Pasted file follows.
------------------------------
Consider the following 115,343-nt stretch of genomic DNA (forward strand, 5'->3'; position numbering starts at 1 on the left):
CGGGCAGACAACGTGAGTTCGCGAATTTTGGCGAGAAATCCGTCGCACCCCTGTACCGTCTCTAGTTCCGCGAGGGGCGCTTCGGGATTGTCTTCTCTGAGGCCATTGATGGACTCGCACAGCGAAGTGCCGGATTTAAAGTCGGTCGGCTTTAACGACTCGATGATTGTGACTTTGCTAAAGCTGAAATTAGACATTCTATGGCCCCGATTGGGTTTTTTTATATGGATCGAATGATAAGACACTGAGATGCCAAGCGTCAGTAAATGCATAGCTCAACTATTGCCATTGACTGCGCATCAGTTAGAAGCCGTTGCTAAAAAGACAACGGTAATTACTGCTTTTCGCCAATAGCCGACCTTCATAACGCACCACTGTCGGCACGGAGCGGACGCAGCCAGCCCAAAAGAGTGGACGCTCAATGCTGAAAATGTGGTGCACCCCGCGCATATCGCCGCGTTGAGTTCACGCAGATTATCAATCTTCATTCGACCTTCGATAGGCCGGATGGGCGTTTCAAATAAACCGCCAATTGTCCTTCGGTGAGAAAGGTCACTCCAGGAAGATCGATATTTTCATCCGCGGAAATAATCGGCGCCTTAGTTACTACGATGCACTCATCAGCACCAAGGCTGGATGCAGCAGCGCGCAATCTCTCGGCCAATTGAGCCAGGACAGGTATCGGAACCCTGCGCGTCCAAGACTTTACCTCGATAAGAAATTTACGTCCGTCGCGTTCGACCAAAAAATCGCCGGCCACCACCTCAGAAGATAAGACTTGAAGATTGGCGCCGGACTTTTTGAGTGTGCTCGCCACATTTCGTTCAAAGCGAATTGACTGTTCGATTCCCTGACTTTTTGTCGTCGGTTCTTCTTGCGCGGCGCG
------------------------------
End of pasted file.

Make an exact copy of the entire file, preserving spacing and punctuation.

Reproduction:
Consider the following 115,343-nt stretch of genomic DNA (forward strand, 5'->3'; position numbering starts at 1 on the left):
CGGGCAGACAACGTGAGTTCGCGAATTTTGGCGAGAAATCCGTCGCACCCCTGTACCGTCTCTAGTTCCGCGAGGGGCGCTTCGGGATTGTCTTCTCTGAGGCCATTGATGGACTCGCACAGCGAAGTGCCGGATTTAAAGTCGGTCGGCTTTAACGACTCGATGATTGTGACTTTGCTAAAGCTGAAATTAGACATTCTATGGCCCCGATTGGGTTTTTTTATATGGATCGAATGATAAGACACTGAGATGCCAAGCGTCAGTAAATGCATAGCTCAACTATTGCCATTGACTGCGCATCAGTTAGAAGCCGTTGCTAAAAAGACAACGGTAATTACTGCTTTTCGCCAATAGCCGACCTTCATAACGCACCACTGTCGGCACGGAGCGGACGCAGCCAGCCCAAAAGAGTGGACGCTCAATGCTGAAAATGTGGTGCACCCCGCGCATATCGCCGCGTTGAGTTCACGCAGATTATCAATCTTCATTCGACCTTCGATAGGCCGGATGGGCGTTTCAAATAAACCGCCAATTGTCCTTCGGTGAGAAAGGTCACTCCAGGAAGATCGATATTTTCATCCGCGGAAATAATCGGCGCCTTAGTTACTACGATGCACTCATCAGCACCAAGGCTGGATGCAGCAGCGCGCAATCTCTCGGCCAATTGAGCCAGGACAGGTATCGGAACCCTGCGCGTCCAAGACTTTACCTCGATAAGAAATTTACGTCCGTCGCGTTCGACCAAAAAATCGCCGGCCACCACCTCAGAAGATAAGACTTGAAGATTGGCGCCGGACTTTTTGAGTGTGCTCGCCACATTTCGTTCAAAGCGAATTGACTGTTCGATTCCCTGACTTTTTGTCGTCGGTTCTTCTTGCGCGGCGCG